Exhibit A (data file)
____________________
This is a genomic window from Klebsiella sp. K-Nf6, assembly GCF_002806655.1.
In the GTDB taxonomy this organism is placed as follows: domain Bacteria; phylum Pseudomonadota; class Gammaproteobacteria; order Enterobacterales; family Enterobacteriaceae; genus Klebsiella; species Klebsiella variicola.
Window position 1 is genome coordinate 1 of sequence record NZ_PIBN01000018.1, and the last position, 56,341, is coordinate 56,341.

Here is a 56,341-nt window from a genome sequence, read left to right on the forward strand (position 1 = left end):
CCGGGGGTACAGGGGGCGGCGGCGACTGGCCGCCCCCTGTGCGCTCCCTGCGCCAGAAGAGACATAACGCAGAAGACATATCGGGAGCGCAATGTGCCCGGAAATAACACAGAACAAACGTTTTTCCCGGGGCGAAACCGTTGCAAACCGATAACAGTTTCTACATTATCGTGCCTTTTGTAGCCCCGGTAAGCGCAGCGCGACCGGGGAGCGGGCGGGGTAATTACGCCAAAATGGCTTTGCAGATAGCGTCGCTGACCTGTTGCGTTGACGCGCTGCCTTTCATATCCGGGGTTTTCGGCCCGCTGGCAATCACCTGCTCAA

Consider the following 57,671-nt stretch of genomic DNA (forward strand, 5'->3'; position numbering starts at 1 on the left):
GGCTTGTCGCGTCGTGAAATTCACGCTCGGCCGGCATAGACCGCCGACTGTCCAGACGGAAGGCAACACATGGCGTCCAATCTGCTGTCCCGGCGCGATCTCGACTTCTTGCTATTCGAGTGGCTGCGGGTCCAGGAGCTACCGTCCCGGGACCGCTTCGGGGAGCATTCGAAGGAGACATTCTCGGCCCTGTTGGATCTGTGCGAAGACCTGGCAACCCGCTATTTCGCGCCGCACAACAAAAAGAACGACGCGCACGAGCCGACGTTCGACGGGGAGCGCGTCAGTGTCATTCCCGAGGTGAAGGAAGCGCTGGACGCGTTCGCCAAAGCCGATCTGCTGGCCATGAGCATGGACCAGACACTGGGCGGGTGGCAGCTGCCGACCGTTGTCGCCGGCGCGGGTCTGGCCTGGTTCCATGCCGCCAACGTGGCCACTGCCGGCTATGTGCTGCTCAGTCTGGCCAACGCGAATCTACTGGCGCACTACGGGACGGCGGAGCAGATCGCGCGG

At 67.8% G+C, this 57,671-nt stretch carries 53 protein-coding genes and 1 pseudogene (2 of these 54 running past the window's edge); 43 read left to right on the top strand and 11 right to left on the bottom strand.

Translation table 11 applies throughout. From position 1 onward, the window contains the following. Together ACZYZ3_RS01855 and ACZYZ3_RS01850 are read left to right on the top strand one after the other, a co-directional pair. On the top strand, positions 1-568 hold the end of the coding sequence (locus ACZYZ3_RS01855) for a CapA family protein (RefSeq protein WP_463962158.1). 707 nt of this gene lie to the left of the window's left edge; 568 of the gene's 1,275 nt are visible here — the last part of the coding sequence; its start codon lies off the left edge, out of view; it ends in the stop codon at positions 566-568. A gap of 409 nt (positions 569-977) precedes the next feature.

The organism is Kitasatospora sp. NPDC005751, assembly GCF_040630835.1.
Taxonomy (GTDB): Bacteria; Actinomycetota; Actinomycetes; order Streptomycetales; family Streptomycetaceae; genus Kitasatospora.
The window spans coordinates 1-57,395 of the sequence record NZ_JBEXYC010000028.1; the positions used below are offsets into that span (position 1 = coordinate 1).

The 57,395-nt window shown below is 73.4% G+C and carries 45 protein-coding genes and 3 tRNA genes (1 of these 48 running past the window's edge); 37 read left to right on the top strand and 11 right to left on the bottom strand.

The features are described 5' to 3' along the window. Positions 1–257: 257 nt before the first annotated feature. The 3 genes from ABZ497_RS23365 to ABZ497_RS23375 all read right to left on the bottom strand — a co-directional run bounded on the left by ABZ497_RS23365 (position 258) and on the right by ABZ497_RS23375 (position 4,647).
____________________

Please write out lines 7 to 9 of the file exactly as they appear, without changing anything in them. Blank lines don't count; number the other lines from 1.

GGCTTGTCGCGTCGTGAAATTCACGCTCGGCCGGCATAGACCGCCGACTGTCCAGACGGAAGGCAACACATGGCGTCCAATCTGCTGTCCCGGCGCGATCTCGACTTCTTGCTATTCGAGTGGCTGCGGGTCCAGGAGCTACCGTCCCGGGACCGCTTCGGGGAGCATTCGAAGGAGACATTCTCGGCCCTGTTGGATCTGTGCGAAGACCTGGCAACCCGCTATTTCGCGCCGCACAACAAAAAGAACGACGCGCACGAGCCGACGTTCGACGGGGAGCGCGTCAGTGTCATTCCCGAGGTGAAGGAAGCGCTGGACGCGTTCGCCAAAGCCGATCTGCTGGCCATGAGCATGGACCAGACACTGGGCGGGTGGCAGCTGCCGACCGTTGTCGCCGGCGCGGGTCTGGCCTGGTTCCATGCCGCCAACGTGGCCACTGCCGGCTATGTGCTGCTCAGTCTGGCCAACGCGAATCTACTGGCGCACTACGGGACGGCGGAGCAGATCGCGCGG

At 67.8% G+C, this 57,671-nt stretch carries 53 protein-coding genes and 1 pseudogene (2 of these 54 running past the window's edge); 43 read left to right on the top strand and 11 right to left on the bottom strand.

Translation table 11 applies throughout. From position 1 onward, the window contains the following. Together ACZYZ3_RS01855 and ACZYZ3_RS01850 are read left to right on the top strand one after the other, a co-directional pair. On the top strand, positions 1-568 hold the end of the coding sequence (locus ACZYZ3_RS01855) for a CapA family protein (RefSeq protein WP_463962158.1). 707 nt of this gene lie to the left of the window's left edge; 568 of the gene's 1,275 nt are visible here — the last part of the coding sequence; its start codon lies off the left edge, out of view; it ends in the stop codon at positions 566-568. A gap of 409 nt (positions 569-977) precedes the next feature.